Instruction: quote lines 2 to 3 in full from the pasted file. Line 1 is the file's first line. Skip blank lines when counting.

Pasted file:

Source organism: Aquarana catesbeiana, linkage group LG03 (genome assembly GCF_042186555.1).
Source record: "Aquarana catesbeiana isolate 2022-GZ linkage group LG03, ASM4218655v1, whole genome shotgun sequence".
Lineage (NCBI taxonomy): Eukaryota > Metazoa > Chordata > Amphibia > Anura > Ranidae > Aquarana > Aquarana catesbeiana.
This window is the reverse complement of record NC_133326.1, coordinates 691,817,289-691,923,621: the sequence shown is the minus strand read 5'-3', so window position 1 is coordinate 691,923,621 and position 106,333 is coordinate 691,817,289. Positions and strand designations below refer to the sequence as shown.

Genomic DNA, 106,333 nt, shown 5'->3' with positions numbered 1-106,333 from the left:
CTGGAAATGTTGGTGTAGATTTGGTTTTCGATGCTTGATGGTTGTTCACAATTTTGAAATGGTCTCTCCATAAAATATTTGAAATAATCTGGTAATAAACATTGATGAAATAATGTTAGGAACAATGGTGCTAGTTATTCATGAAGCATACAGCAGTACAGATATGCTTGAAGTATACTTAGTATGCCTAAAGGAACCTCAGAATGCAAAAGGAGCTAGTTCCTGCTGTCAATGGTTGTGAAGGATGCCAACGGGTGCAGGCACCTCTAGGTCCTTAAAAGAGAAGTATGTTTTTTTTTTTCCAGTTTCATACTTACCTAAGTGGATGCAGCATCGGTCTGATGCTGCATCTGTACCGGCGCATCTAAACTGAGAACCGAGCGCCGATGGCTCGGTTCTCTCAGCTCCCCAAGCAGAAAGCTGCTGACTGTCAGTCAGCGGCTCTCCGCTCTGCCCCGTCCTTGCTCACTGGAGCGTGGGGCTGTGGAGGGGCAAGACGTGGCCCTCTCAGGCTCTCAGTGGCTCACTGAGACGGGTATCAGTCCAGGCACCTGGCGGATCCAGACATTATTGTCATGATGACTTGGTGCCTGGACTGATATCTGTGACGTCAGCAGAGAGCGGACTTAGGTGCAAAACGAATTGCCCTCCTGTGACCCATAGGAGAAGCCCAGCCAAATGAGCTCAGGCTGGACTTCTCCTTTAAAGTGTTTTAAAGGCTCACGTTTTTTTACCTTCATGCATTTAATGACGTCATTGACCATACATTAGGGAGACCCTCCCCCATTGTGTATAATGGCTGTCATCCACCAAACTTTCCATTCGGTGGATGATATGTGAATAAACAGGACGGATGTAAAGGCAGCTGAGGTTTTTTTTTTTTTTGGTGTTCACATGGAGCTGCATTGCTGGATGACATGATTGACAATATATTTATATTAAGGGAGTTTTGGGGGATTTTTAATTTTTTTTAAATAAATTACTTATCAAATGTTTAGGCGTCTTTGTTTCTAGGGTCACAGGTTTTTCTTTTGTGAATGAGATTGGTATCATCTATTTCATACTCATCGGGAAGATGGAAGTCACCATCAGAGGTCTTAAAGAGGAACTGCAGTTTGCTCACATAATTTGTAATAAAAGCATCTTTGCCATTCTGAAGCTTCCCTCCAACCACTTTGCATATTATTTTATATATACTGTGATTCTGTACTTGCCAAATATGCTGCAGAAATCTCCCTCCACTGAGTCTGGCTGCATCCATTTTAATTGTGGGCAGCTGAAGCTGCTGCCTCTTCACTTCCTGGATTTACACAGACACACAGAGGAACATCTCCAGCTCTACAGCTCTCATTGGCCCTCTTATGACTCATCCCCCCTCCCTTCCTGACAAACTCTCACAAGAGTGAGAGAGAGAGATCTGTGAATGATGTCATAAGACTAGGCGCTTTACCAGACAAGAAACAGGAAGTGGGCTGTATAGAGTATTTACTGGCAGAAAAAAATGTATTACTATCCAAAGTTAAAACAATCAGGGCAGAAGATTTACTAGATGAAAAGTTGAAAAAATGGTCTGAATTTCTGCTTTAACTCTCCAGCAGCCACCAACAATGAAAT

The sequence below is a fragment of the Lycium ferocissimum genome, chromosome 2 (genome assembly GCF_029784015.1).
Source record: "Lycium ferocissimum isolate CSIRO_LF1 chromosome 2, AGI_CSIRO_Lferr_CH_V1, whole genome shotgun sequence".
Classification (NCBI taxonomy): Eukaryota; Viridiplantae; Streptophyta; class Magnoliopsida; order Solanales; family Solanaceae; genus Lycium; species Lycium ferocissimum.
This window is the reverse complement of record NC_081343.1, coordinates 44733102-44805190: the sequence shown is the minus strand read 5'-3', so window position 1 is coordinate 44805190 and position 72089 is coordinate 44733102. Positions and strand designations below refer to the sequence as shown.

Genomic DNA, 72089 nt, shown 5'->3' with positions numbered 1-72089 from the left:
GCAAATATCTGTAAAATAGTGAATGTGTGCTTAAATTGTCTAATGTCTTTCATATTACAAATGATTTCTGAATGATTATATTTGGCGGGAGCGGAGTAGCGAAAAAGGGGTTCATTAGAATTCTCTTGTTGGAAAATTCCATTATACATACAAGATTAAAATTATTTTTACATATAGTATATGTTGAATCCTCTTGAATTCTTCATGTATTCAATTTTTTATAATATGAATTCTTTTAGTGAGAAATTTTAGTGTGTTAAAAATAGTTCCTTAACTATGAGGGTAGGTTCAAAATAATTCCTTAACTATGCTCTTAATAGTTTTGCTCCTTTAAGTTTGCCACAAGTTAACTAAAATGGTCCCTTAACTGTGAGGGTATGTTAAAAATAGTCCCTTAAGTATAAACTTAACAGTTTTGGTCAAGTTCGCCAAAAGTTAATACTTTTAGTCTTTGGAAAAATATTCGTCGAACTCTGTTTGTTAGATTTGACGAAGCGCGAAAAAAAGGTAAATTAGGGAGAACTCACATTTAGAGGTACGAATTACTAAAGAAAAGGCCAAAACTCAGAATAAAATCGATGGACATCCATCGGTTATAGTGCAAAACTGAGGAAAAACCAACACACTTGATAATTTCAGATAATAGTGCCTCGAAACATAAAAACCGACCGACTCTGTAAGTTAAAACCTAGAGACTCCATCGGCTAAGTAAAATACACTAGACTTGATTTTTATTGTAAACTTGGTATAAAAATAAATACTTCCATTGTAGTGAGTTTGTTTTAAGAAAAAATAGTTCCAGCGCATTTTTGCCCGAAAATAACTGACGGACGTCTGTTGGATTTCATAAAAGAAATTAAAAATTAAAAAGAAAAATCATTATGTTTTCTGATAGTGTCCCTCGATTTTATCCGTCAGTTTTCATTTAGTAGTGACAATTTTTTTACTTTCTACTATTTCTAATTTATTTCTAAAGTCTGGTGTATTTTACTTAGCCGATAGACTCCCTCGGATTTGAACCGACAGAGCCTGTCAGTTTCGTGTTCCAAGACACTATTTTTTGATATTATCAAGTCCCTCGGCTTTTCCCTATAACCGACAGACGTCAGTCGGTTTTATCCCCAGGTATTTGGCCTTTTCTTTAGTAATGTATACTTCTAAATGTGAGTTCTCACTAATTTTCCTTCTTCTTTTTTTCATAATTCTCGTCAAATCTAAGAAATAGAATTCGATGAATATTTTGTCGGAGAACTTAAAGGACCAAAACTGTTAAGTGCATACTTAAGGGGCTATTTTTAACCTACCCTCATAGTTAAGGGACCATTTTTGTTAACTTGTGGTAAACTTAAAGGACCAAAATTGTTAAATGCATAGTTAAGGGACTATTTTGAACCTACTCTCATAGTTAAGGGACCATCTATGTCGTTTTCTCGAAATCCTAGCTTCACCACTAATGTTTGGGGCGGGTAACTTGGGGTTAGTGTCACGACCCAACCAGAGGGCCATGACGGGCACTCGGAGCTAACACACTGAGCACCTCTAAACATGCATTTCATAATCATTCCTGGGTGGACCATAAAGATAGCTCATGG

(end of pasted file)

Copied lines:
Source record: "Aquarana catesbeiana isolate 2022-GZ linkage group LG03, ASM4218655v1, whole genome shotgun sequence".
Lineage (NCBI taxonomy): Eukaryota > Metazoa > Chordata > Amphibia > Anura > Ranidae > Aquarana > Aquarana catesbeiana.